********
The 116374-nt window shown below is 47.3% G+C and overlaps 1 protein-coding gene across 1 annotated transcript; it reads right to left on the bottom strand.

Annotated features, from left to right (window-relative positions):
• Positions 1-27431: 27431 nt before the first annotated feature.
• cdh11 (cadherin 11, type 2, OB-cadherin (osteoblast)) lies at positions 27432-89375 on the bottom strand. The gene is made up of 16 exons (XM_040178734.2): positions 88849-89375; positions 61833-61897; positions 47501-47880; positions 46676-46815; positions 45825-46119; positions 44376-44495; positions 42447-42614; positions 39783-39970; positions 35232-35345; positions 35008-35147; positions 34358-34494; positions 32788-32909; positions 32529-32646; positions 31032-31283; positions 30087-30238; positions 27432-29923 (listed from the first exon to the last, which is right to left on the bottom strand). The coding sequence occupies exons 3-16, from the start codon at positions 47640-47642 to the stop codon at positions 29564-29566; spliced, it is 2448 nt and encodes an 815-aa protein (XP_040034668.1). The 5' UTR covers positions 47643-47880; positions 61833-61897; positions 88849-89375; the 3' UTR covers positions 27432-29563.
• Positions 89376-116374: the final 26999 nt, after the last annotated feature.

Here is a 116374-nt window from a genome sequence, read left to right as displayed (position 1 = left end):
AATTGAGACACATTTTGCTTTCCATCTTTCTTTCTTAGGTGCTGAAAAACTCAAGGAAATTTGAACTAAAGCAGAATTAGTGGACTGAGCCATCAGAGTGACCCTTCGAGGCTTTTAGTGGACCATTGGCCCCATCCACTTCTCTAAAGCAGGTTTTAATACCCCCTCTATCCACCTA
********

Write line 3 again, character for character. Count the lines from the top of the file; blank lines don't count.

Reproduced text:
• Positions 1-27431: 27431 nt before the first annotated feature.